Barge industry still needs infrastructure help

It’s nothing new: The inland waterways are in dire need of infrastructure improvements. That message was highlighted at yesterday’s annual meeting of the Waterways Council Inc. held in New Orleans.

“When we have interruptions to service, the 2012 flood, the drought … if there is any kind of interruptions in service the world is watching and listening to you,” Ken Ericksen, senior vice president at Informa Economics. “And when they hear there are interruptions, they hear that they can’t get something. And if they can’t get something … they go to the next best place.”

Mike Fewell manages barge logistics for Dow Chemical. He said shippers need a more reliable inland waterways infrastructure and help in dealing with unscheduled delays. “We need some consistent delay metrics at every lock so as a shipper, I can better predict when my product is going to get to a customer.”

Fewell’s and Dow’s suggested actions include increased funding for operation and maintenance, full implementation of WRRDA, and all Inland Waterways Trust Fund and Harbor Maintenance Tax revenues are used for their intended purpose. “Full implementation of WRRDA is critical to start recovering.”

He added that the industry needs to get the word out that barge transportation is the most efficient mode — lower emissions, lower cost, good environmental safety record, etc. “As an industry, the barge group needs to do a better job advertising this to the general public,” Fewell said. “I think there’s an opportunity where we can be better known for what we do and how well we do it.”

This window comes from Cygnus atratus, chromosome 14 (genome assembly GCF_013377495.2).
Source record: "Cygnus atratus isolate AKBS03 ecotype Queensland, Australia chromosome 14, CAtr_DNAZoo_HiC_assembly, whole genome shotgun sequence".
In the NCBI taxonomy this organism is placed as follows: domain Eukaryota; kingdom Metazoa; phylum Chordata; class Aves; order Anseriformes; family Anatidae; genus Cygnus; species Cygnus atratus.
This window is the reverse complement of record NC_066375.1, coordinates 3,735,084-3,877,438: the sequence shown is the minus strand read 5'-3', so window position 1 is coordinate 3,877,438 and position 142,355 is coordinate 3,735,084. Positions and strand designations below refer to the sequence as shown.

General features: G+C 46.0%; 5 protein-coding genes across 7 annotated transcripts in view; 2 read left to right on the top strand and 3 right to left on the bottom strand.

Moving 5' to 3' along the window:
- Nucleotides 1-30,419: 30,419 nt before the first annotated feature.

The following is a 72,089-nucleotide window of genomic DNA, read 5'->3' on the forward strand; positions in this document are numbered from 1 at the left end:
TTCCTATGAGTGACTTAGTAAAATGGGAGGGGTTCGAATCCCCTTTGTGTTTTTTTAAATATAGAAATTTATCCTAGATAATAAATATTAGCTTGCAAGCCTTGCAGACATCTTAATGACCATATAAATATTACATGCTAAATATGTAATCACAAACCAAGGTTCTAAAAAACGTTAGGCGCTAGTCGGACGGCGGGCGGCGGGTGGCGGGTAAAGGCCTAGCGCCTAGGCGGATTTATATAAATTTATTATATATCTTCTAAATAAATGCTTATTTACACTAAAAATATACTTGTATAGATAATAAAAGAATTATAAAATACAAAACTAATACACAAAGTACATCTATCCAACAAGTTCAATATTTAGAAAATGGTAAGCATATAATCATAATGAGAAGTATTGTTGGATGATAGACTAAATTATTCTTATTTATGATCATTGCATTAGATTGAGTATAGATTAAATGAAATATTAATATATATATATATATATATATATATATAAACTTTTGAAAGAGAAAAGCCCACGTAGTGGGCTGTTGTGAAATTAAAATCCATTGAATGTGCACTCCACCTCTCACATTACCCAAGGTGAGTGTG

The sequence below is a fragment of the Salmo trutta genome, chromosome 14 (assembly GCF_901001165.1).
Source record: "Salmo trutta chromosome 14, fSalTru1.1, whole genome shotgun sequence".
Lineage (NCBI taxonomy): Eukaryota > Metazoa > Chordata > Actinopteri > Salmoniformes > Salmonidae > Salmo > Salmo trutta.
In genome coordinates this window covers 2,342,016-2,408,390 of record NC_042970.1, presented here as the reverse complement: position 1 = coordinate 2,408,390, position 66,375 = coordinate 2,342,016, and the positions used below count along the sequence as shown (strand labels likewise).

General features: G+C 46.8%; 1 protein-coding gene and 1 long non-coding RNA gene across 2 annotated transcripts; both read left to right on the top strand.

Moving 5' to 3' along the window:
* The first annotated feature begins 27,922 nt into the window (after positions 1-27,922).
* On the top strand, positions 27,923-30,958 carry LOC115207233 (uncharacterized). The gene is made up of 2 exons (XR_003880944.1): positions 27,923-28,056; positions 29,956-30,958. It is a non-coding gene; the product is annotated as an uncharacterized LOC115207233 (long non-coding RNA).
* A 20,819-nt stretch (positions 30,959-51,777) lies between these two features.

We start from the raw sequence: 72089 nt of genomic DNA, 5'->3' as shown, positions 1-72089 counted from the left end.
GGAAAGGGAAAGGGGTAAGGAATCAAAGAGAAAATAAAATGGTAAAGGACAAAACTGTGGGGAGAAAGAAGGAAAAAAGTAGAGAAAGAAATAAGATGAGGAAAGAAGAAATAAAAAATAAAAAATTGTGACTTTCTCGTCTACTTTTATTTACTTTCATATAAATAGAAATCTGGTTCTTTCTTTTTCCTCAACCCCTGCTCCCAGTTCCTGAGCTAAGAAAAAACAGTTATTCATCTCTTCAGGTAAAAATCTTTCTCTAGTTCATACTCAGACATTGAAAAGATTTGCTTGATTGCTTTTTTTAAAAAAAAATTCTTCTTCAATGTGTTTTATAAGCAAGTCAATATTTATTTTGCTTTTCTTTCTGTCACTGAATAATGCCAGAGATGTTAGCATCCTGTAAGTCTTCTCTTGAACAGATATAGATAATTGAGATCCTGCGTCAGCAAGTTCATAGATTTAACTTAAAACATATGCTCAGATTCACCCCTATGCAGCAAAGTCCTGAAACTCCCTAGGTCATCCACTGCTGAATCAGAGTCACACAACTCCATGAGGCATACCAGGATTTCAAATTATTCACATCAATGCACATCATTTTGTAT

About the author

David Krapf

David Krapf has been editor of WorkBoat, the nation’s leading trade magazine for the inland and coastal waterways industry, since 1999. He is responsible for overseeing the editorial direction of the publication. Krapf has been in the publishing industry since 1987, beginning as a reporter and editor with daily and weekly newspapers in the Houston area. He also was the editor of a transportation industry daily in New Orleans before joining WorkBoat as a contributing editor in 1992. He has been covering the transportation industry since 1989, and has a degree in business administration from the State University of New York at Oswego, and also studied journalism at the University of Houston.

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